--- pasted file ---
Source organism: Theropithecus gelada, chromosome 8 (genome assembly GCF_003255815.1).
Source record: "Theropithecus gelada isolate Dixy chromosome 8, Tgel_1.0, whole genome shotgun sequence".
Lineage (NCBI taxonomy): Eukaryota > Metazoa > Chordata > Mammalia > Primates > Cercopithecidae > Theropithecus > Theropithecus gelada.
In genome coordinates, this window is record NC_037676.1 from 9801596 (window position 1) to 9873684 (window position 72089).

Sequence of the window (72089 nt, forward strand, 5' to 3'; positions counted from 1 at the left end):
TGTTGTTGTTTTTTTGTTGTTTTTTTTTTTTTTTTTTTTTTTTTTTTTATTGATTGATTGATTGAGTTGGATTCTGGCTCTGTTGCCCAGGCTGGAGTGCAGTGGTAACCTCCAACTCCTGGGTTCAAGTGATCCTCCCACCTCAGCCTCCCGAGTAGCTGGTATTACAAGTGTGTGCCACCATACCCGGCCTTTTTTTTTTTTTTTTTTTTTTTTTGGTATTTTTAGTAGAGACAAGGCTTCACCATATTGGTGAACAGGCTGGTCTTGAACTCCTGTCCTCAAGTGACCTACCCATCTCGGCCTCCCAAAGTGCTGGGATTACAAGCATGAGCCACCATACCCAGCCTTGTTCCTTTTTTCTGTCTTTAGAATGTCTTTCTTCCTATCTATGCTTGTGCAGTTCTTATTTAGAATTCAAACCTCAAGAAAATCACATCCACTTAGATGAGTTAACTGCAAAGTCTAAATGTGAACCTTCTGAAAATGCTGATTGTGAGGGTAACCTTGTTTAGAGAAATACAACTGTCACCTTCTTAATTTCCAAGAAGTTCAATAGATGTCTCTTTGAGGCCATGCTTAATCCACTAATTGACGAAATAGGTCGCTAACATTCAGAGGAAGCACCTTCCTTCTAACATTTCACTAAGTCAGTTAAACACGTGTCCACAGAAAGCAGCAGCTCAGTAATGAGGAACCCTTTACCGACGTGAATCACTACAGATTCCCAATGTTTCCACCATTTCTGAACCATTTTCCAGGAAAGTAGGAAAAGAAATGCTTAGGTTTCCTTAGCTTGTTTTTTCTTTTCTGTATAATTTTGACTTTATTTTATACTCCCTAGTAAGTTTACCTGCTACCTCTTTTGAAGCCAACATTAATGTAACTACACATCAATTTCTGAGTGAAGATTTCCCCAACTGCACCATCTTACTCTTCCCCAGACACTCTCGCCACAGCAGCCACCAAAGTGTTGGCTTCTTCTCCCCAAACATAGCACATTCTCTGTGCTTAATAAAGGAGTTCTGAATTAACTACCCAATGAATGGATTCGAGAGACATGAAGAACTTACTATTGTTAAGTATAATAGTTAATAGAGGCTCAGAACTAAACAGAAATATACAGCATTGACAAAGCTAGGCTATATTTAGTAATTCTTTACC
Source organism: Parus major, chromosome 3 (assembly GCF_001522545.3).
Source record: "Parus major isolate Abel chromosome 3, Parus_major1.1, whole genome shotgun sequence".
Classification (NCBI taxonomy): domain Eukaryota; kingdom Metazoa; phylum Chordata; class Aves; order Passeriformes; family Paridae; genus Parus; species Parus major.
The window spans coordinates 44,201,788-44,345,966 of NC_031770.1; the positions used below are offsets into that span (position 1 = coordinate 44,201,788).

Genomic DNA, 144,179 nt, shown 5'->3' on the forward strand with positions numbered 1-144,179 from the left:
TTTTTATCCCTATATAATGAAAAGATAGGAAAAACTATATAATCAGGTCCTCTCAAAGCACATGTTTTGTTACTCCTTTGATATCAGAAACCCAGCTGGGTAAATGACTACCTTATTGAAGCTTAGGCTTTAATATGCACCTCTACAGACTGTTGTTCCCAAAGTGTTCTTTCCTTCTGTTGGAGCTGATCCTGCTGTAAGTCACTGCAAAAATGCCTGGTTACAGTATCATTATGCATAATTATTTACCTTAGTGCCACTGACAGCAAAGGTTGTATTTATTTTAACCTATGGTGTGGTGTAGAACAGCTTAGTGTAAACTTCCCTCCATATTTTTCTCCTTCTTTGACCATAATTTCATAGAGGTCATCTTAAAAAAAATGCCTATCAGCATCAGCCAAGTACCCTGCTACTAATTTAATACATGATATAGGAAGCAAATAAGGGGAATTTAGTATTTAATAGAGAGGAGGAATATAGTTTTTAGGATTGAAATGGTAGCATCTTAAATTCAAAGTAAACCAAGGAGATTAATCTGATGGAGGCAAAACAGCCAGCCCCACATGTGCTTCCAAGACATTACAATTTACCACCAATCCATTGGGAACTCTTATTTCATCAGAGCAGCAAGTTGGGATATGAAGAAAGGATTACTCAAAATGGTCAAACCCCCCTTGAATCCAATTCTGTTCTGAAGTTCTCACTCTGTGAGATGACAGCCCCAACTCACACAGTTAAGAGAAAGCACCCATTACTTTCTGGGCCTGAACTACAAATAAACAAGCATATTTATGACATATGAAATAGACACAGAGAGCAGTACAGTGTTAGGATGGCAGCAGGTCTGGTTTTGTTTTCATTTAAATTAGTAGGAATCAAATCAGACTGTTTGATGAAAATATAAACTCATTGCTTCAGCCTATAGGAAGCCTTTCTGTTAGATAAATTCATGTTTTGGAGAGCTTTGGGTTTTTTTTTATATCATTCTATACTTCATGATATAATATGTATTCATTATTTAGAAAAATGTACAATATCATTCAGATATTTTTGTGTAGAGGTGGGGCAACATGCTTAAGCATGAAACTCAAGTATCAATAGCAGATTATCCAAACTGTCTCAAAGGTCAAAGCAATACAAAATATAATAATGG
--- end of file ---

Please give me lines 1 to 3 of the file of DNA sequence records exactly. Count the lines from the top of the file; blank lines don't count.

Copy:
Source organism: Theropithecus gelada, chromosome 8 (genome assembly GCF_003255815.1).
Source record: "Theropithecus gelada isolate Dixy chromosome 8, Tgel_1.0, whole genome shotgun sequence".
Lineage (NCBI taxonomy): Eukaryota > Metazoa > Chordata > Mammalia > Primates > Cercopithecidae > Theropithecus > Theropithecus gelada.